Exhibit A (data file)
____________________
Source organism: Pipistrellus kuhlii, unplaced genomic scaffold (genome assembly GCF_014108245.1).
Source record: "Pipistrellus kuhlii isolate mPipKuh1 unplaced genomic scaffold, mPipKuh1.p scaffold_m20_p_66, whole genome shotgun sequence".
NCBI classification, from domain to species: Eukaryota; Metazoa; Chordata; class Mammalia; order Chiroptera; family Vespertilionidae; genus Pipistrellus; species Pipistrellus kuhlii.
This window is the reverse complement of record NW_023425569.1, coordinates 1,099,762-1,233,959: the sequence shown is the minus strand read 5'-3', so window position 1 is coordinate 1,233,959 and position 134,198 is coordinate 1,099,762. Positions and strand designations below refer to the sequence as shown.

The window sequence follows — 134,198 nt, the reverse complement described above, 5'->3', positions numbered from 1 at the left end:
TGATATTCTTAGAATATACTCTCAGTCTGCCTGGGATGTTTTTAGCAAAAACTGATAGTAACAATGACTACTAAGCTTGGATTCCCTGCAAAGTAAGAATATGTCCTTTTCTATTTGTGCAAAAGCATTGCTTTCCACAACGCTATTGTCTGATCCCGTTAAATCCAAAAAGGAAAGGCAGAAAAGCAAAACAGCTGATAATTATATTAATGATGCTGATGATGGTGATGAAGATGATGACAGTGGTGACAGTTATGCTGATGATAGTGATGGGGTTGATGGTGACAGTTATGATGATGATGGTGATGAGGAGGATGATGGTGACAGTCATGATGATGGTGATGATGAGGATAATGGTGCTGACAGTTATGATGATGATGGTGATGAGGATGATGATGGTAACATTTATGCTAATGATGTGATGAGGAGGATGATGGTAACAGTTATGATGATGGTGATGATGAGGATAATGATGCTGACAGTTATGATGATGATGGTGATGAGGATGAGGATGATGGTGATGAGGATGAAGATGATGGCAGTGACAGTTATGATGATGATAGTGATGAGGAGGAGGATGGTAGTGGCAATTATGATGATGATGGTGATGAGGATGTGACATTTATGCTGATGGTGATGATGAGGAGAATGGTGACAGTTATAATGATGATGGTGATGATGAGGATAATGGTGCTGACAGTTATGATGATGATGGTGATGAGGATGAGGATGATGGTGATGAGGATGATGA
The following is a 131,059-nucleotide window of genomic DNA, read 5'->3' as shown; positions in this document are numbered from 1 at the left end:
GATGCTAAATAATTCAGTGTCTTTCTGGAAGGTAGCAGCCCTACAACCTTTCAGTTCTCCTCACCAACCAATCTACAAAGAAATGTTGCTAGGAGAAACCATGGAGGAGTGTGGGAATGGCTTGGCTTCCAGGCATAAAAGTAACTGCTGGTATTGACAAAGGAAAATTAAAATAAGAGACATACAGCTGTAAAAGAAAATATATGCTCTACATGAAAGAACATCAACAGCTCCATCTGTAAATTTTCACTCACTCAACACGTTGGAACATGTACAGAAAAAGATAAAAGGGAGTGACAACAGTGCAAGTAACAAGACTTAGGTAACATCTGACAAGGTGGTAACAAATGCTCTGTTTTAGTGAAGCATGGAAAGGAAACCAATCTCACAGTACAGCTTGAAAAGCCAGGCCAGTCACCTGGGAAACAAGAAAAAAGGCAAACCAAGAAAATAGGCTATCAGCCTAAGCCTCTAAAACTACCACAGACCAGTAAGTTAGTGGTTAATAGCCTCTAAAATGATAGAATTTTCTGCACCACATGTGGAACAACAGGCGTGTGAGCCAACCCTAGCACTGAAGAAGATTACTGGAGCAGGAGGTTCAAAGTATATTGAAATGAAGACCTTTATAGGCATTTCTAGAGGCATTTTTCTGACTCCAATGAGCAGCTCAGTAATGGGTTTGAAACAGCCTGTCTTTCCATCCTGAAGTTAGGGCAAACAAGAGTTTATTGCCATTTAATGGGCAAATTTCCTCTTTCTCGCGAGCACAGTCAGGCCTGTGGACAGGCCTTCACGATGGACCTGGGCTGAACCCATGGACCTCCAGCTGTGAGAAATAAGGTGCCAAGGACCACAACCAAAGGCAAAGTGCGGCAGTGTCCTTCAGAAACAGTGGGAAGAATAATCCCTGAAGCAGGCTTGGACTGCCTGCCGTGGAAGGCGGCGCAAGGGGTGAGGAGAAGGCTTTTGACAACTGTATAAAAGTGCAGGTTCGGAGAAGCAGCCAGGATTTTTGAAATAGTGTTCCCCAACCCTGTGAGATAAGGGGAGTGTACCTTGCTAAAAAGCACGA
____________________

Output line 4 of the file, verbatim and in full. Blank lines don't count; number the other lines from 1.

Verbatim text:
This window is the reverse complement of record NW_023425569.1, coordinates 1,099,762-1,233,959: the sequence shown is the minus strand read 5'-3', so window position 1 is coordinate 1,233,959 and position 134,198 is coordinate 1,099,762. Positions and strand designations below refer to the sequence as shown.